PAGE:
• effectively, workloads must be portable and easily moved across resources as needed. This white paper discusses why virtualization and cloud initiatives are putting so much pressure on workload management and security requirements and describes how emerging intelligent workload management approaches can potentially streamline operations using innovative software appliance packaging strategies along with policy-driven, identity-aware automated tools and best practices. SITUATION OVERVIEW Datacenters are evolving rapidly as applications become more virtualized and dynamic. Increasing interest in cloud and SaaS services extends the boundaries of the datacenter and puts pressure on IT teams to deliver dependable, cost-effective services to end users, even as application and infrastructure environments become more fluid, complex, and challenging to operate. Virtualization Increases Operational IT Complexity IDC's research indicates that enterprises are rapidly deploying virtualization in support of many production workloads. IDC forecasts that 69% of enterprise datacenter workloads will be virtualized by 2013. Already 75% of organizations that use virtualization have made virtual servers their default environment for new application and workload deployments. In many cases, enterprises may implement heterogeneous hypervisor environments as part of this buildout. Enterprises are embracing virtualization in the hopes of improving service levels, reducing capital spending, and improving the efficiency of operations. To date, however, the rate and pace of operational change and complexity that result from virtualization have made it difficult for IT teams to significantly improve operational effectiveness. IDC's research indicates that the average IT organization is able to support only 20–25% more virtual servers per administrator than physical servers. In today's virtualized environments, a single physical server typically supports an average of six VMs, resulting in rapid proliferation in the number of workloads that need to be managed. As more and more workloads are virtualized, and VM densities on physical servers increase, IT organizations will be unable to add IT staff at the same rate they add VMs. Simultaneously, composite, multitier applications are being widely implemented. Like virtualization, these emerging application environments increase the level of operational complexity in the datacenter. To maintain service levels, IT teams need not only deeper, real-time insight into the connections and dependencies across tiers but also visibility into the performance and health of the workloads in the context of the virtual and physical resources, as well as network and storage configurations that together enable the business service. Cloud computing services, ranging from SaaS offerings to on-demand computing and hosted application development environments, further complicate the enterprise IT operations landscape. Each cloud service offers its own flavor of service-level guarantees, access control, identity verification, and data protection with little 2 #223661 ©2010 IDC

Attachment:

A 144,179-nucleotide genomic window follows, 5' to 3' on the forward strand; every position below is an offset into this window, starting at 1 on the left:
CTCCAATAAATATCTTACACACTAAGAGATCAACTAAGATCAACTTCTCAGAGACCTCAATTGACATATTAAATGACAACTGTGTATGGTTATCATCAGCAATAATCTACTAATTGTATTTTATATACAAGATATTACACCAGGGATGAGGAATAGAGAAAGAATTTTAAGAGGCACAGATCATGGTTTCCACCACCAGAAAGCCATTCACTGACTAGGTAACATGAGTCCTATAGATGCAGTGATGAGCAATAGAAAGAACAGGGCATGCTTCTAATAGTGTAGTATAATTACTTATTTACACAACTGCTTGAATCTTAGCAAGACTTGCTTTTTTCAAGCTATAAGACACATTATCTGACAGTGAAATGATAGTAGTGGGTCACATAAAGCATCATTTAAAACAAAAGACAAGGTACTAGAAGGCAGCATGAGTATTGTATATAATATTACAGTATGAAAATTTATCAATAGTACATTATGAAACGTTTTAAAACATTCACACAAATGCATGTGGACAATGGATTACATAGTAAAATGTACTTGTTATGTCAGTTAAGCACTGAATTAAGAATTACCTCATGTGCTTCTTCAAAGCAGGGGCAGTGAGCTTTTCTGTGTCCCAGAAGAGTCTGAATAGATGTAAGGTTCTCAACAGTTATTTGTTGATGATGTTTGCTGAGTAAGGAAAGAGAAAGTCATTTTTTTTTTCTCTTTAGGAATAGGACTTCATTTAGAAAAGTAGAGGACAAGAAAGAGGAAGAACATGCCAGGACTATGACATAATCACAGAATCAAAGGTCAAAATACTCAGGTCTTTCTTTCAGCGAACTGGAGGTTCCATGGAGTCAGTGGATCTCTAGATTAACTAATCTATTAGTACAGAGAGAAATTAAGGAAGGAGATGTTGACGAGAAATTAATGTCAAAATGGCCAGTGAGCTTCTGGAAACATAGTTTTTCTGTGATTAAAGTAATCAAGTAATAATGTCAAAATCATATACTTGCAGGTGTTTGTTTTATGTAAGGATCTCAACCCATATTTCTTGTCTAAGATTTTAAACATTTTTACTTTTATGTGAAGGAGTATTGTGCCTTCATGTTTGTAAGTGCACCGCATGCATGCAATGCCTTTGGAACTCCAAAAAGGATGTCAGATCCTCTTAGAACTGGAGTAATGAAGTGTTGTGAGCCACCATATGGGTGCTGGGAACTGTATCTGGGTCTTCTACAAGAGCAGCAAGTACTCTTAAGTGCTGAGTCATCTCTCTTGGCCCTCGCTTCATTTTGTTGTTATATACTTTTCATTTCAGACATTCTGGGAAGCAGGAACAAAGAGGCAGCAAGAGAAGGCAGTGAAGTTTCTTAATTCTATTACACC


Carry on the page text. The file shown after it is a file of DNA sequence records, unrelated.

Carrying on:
• standardization in terms of provisioning interfaces, reporting formats, or service-level and policy-driven management capabilities. As shown in Figure 1, the combination of these forces is driving rapid transformation in many of IT's operational requirements. More automated, policy-driven systems and state-of-the-art application development best practices are needed to enable enterprise IT environments to deliver business services cost-effectively and reliably. FIGURE 1 A Perfect Storm in the Datacenter Identity and Access Software Control Appliances Composite Applications Application Reporting Packaging and and Analysis Deployment Cloud Mobility Services Virtualization Opex and Workload Capex Provisioning Source: IDC, 2010 Collectively, cloud, virtualization, and shifting application architectures are creating a perfect storm for enterprise IT organizations. At the same time that workloads need to be allocated and optimized more quickly than ever before, traditional approaches to change management, provisioning, and deployment processes are preventing IT teams from taking full advantage of the technologies while also driving up the cost of operations. IT continues to be tasked with protection of the enterprise's data and prevention of unauthorized access to critical systems and information. In the face of end-user pressure to move faster, or outsource workloads to cloud services, IT teams need to implement new, more efficient and integrated approaches to the deployment, management, optimization, and protection of computing workloads. ©2010 IDC #223661 3